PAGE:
When was the last time you thought about how to put on your pants?
Chances are, it wasn’t recently. Once you got through the comedic phase of childhood where you ate facefuls of carpet while learning the one-foot-per-pant-leg rule, you probably stopped having to think about the challenges of clothing yourself. Your grown-up brain takes care of it for you, using hardened synaptic pathways developed over a lifetime of Levi-wearing to guide your legs gracefully into your garments.
Like most adults, I have dressed myself without a thought for the last 38 years or so. And then, 2 weeks ago I underwent a major surgery. Turns out my procedure has resulted in more than a pile of insurance paperwork—it’s also caused serious upheaval for my synaptic pants pathways.
Thinking about how to put on pants is now something I spend an inordinate amount of time doing. Which leg goes on first is a vital question (answer: the bad one). Putting on underwear and trousers at the same time halves the overall effort—and elasticated waistbands, though not suave, are a must. Finding a material that slides on easily helps too. In fact, I’ve been discovering a need to reroute my synaptic responses to many basic tasks that I previously took for granted. Stairs look like honey badger infested mountains, high shelves may as well be the moon, and sitting on the floor is Hades’ underworld. But the challenges aren’t daunting–instead, they excite me.
Facing my physical limitation has brought forth a wellspring of ingenious ideas. My former solutions are painful or physically impossible, and so my dormant ingenuity reignites—the ability to invent and create is there, allowing me to jump the ingenuity gap to reach the new practical solutions I need to overcome daily challenges using what I have. The thought of re-coding my brain to be able to do something today that I couldn’t do yesterday gives me a reason to get up in the morning, not a reason to stay in bed. What’s more, the humble challenge of how to put on pants is no different from the sort of problem-solving we sometimes need in the office.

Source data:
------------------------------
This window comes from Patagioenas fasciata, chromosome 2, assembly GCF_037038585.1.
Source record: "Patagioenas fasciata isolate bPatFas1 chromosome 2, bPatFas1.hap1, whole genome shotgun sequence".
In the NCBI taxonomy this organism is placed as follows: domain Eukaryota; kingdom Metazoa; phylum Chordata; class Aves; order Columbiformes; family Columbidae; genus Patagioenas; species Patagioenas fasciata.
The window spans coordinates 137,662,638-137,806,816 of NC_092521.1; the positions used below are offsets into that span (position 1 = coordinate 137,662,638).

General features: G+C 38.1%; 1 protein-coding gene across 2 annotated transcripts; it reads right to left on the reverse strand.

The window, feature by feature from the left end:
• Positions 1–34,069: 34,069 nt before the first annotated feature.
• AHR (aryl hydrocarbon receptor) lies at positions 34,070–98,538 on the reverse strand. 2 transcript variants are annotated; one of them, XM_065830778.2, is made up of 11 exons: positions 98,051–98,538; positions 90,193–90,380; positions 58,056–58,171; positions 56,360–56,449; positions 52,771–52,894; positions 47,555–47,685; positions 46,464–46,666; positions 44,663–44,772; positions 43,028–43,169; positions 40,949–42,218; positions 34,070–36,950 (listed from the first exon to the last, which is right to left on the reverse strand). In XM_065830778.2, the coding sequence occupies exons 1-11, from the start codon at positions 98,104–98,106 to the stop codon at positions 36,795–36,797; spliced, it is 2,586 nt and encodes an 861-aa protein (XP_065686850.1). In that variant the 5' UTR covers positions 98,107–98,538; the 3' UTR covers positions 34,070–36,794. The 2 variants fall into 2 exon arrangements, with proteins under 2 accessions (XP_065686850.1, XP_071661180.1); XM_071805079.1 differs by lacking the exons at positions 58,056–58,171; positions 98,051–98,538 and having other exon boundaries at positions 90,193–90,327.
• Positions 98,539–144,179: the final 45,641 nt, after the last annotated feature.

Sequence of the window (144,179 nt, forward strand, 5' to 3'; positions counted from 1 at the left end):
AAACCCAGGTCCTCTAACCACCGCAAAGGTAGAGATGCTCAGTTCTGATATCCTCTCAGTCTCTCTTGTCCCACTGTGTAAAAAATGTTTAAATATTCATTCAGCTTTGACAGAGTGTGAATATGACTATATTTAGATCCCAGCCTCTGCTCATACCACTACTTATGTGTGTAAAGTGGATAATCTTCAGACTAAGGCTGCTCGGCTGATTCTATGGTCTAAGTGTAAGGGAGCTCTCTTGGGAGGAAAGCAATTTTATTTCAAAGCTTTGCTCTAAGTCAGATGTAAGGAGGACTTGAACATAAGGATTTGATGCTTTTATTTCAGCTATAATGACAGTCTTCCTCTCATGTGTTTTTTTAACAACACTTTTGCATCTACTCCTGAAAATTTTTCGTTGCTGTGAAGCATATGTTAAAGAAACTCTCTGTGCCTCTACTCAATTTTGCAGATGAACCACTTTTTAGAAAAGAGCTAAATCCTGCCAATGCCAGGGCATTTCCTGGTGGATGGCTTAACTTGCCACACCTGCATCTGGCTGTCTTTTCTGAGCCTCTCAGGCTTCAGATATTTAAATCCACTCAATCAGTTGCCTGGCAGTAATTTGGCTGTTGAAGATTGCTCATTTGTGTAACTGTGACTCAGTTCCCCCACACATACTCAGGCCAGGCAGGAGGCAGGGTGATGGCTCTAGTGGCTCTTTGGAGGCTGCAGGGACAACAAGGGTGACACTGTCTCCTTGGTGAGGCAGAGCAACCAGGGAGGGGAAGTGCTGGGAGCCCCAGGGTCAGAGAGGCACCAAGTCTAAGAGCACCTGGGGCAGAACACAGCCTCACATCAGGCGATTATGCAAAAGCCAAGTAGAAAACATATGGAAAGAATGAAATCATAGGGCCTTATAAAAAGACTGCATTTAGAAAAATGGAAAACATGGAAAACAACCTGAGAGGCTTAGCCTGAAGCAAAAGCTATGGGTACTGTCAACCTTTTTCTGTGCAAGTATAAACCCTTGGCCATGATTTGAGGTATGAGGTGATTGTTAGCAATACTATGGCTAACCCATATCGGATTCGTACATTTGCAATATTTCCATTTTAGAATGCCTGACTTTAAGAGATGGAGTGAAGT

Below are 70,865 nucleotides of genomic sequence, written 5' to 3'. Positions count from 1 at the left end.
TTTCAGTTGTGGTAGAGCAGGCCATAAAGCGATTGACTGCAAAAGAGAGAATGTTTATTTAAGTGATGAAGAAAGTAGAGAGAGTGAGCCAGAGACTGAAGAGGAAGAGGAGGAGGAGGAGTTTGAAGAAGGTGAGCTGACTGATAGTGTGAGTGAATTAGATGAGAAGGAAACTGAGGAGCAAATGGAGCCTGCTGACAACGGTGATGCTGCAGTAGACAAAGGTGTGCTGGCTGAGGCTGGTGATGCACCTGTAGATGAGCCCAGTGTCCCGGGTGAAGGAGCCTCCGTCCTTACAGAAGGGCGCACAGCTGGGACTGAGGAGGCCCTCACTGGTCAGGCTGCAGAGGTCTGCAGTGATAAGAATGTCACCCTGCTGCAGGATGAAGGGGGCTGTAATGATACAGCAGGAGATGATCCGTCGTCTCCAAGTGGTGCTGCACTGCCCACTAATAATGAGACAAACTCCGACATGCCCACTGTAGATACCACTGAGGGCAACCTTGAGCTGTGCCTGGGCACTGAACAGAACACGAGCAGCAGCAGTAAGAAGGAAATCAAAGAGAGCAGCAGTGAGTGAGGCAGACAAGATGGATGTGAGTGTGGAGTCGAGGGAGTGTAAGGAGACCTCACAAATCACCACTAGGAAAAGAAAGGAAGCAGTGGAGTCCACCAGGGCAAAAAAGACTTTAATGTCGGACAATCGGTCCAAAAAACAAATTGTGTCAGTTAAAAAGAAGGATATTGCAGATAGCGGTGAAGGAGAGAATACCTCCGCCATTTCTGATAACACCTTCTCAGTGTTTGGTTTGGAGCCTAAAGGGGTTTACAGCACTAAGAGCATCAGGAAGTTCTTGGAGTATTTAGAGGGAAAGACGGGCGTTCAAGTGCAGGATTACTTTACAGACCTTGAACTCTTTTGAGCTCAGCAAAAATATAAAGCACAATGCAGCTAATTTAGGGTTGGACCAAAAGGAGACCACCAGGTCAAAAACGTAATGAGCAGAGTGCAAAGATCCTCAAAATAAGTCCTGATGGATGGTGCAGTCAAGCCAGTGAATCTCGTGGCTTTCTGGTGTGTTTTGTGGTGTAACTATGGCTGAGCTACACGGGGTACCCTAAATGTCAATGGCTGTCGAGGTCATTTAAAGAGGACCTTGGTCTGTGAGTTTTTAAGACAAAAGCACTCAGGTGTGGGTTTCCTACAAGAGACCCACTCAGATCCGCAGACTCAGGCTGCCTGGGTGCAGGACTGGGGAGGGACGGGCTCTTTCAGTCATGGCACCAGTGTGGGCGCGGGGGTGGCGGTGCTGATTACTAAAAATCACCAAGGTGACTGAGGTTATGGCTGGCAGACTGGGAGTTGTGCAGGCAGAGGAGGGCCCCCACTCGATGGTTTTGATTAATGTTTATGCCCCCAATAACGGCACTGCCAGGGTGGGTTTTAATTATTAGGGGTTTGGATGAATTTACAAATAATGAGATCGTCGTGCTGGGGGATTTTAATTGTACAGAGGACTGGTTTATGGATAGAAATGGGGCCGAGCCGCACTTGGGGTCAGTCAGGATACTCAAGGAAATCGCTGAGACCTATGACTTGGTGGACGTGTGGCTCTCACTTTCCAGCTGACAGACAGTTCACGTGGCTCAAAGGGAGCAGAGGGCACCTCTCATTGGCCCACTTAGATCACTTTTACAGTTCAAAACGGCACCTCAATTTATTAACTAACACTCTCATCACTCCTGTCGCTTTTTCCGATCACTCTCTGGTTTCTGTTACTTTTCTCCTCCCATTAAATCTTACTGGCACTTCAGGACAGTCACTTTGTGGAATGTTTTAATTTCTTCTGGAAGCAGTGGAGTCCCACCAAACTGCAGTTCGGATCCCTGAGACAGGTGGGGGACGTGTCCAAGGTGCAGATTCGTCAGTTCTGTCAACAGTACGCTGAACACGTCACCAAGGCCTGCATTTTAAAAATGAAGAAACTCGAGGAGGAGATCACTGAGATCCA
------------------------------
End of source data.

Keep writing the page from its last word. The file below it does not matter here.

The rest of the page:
Work can be like putting on pants—you just don’t think about it anymore, and your brain takes care of it for you leaving no need (or room) to rethink. But sometimes that humdrum needs to be broken. You may be under-serving customers, falling behind competing challengers, or you may face obvious inefficiency, economic difficulties, low staff morale, or even personally find yourself in a rut. But short of getting fired or reassigned, there’s often no work equivalent of having your pelvis sliced in three to kickstart a new ingenious solution.
That’s what the Blitz Cycle is for. The six Think Wrong Practices enable you to fire up the same parts of the brain that respond when your body needs you to find a new way to get dressed. Think Wrong Blitzes helps you break the cycle of precedent to start a new cycle of learning and positive change—all without breaking any bones. Once you start creating ingenious solutions, you won’t want to stop; it will become the reason to go to work—and isn’t that how it should always have been?